Using Java with Caché Jalapeño
The Jalapeño Persistence Library for Java
The Jalapeño Persistence Library for Java is a powerful, lightweight tool that provides an easy way for your Java application to store and access POJOs (Plain Old Java Objects) without mapping.
Jalapeño was designed from the beginning to avoid these problems. It allows you to store POJOs in a database without object-relational mapping, and yet provides easy access to the stored objects with standard, high-performance SQL. The Jalapeño runtime API provides methods that make data storage and retrieval even easier. The object database schema can also be exported to a corresponding relational schema, allowing Jalapeño applications to store and access objects on relational databases.
Jalapeño offers the following benefits:
POJOs can be turned into persistent objects. Jalapeño takes POJO class definitions, analyzes them using Java introspection, and automatically creates a corresponding object database schema. This schema can make use of object features such as inheritance, collections, relationships, and complex data types. Developers can supply additional database level specifications such as indices, triggers, and constraints by adding standard Java annotations to their Java source files.
Within the database, persistent objects are stored as true objects (not just the serialized state of the object), preserving properties, relationships, and other object-oriented features. Within an application, developers access their POJO classes directly with the Jalapeño runtime API, which provides methods for operations such as establishing a connection to the database, retrieving objects from the database, saving objects to the database, and issuing queries against the database.
The Jalapeño API is implemented as a superset of the JDBC API. All objects within the database are automatically viewable as relational tables using the standard JDBC API. This means that developers do not need to learn new APIs or a new query language to query data. It is also possible to provide SQL access to standard reporting tools.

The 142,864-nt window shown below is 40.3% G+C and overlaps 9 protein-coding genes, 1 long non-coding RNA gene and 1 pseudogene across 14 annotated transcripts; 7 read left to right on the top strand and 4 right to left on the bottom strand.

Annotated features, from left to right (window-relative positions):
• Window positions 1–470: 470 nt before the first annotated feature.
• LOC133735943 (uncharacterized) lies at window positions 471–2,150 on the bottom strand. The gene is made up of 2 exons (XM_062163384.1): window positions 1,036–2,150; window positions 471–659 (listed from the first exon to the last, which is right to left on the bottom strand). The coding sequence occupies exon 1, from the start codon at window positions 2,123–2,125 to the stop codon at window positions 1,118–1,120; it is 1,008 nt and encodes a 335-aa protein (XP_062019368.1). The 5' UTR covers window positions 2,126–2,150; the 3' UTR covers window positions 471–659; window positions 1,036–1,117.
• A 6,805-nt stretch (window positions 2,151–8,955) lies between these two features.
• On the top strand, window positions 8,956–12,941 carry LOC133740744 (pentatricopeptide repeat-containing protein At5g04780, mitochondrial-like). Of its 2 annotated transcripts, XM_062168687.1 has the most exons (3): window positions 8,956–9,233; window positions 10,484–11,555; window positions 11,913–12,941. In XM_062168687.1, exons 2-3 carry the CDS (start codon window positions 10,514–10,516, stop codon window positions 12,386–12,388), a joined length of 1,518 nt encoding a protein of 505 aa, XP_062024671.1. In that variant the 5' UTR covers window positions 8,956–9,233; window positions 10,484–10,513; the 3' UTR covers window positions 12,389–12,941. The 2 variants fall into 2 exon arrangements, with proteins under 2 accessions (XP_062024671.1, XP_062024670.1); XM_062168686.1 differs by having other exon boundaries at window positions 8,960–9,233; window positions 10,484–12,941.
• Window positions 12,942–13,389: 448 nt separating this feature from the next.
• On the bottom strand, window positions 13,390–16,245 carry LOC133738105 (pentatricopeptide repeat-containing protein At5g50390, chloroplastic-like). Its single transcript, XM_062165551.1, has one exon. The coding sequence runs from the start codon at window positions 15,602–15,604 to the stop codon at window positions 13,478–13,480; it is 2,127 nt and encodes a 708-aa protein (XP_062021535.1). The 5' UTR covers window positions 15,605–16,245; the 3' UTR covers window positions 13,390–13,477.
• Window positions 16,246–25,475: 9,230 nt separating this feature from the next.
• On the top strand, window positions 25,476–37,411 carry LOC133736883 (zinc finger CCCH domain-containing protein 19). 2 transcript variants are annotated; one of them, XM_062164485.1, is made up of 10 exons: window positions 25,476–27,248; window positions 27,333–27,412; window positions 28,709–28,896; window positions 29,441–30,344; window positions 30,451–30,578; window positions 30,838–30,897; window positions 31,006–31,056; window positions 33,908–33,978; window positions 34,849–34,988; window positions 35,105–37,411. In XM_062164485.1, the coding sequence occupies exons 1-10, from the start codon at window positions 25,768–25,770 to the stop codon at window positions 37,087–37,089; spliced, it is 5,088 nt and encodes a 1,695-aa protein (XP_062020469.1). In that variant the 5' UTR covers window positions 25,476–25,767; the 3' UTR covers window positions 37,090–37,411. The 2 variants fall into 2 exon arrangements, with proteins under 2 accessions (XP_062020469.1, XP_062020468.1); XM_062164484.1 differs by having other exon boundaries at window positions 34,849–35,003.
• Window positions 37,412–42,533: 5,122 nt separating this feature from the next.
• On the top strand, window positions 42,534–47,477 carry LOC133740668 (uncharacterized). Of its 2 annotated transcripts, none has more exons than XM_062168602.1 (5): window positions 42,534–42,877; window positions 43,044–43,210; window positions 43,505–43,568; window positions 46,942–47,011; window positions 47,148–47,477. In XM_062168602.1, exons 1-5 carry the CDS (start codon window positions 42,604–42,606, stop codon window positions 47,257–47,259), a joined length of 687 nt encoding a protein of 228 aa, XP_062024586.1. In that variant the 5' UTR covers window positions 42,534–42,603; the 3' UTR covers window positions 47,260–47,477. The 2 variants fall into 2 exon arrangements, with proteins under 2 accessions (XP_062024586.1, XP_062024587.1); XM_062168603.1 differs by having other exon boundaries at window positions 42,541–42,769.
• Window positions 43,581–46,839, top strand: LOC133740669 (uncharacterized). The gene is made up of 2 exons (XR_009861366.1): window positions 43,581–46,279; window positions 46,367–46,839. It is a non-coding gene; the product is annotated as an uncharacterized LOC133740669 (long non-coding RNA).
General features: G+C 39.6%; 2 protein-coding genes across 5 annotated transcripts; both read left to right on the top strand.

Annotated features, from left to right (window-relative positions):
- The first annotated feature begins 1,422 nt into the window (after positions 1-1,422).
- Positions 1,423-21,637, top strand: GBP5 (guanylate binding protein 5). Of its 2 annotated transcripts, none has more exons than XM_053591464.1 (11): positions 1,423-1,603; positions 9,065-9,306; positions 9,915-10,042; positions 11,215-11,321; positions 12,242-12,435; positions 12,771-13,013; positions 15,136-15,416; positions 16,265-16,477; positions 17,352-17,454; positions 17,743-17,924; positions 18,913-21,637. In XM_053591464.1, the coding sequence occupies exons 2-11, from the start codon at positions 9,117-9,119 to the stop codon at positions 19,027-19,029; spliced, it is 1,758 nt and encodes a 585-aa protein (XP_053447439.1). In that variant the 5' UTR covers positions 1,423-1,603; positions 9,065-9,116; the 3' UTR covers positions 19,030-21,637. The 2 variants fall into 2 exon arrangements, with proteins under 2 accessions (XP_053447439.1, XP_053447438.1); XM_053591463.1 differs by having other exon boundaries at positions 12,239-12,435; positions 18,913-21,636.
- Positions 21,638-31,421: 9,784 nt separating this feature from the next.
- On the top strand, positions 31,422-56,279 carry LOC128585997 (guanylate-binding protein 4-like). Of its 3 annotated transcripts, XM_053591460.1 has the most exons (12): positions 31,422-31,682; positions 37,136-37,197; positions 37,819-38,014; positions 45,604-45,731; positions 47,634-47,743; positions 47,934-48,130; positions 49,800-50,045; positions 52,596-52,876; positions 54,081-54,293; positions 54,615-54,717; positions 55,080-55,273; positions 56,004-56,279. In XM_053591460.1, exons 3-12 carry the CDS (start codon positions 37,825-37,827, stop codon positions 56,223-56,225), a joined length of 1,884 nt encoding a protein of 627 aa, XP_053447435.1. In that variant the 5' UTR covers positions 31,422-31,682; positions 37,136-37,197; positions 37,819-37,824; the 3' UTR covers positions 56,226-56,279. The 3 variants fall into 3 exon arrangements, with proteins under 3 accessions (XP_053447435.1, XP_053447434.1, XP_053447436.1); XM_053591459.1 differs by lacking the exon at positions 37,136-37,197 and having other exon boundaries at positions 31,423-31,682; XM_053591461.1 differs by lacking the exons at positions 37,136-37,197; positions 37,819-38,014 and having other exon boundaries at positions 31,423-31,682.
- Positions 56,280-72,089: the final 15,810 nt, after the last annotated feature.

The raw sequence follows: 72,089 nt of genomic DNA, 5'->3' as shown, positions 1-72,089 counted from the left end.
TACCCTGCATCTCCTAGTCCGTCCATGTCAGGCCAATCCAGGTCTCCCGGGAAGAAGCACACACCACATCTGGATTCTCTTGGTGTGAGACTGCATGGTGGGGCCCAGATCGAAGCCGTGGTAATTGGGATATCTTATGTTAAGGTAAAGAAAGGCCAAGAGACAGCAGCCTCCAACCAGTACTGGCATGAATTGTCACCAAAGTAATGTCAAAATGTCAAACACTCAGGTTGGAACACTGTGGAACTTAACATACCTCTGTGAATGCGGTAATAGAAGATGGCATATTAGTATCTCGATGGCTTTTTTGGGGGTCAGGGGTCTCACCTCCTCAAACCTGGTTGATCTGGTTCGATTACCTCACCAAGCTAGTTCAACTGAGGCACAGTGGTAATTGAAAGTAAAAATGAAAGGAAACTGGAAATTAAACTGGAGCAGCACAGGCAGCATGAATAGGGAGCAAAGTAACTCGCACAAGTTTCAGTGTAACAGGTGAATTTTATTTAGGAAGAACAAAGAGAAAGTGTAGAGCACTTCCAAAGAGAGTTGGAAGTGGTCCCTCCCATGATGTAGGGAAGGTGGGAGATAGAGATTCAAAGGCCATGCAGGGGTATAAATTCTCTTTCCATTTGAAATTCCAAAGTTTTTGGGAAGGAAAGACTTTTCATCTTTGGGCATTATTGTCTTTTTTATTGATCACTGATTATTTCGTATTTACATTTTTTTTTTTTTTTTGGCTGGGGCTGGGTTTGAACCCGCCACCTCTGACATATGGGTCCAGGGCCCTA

While Jalapeño works best when used with an object database such as Caché, a Jalapeño object database schema can be exported to a corresponding relational schema using SQL standard DDL (data definition language), allowing developers to deploy their applications on a relational database. In this case, the Jalapeño API automatically uses standard JDBC calls for database connectivity. When connected to the Caché object database, a higher performance object-based protocol is used.
Installation and Prerequisites
The Jalapeño Persistence Library for Java comes pre-installed as part of the Caché Java binding (see Using Java with Caché
). When installing the database server on another system, you have the option to install only the runtime Java components.
This document assumes that you have some knowledge of the following:
The Java JVM or J2EE Application Server environment.
Some SQL or other database experience.
A modest amount of familiarity with Caché.
Applications created with versions of Jalapeno earlier than 2012.2 are incompatible with the server for Jalapeno 2012.2 or higher. To update an older application, use Jalapeno 2012.2 or higher to generate new schemas and recompile.
The Jalapeño Persistence Library for Java consists of the following components:
The Jalapeño SchemaBuilder is used to create Caché proxy classes (schemas) for a selected set of Java classes. This is effectively the reverse of the standard Caché Java binding architecture (see Using Java with Caché
), where Java proxy classes are generated from the original Caché classes.
At runtime, instances of the original POJO classes communicate (using TCP/IP sockets) with corresponding instances of the proxy classes on a Caché server. The following diagram illustrates this structure:
Jalapeño Client/Server Class Architecture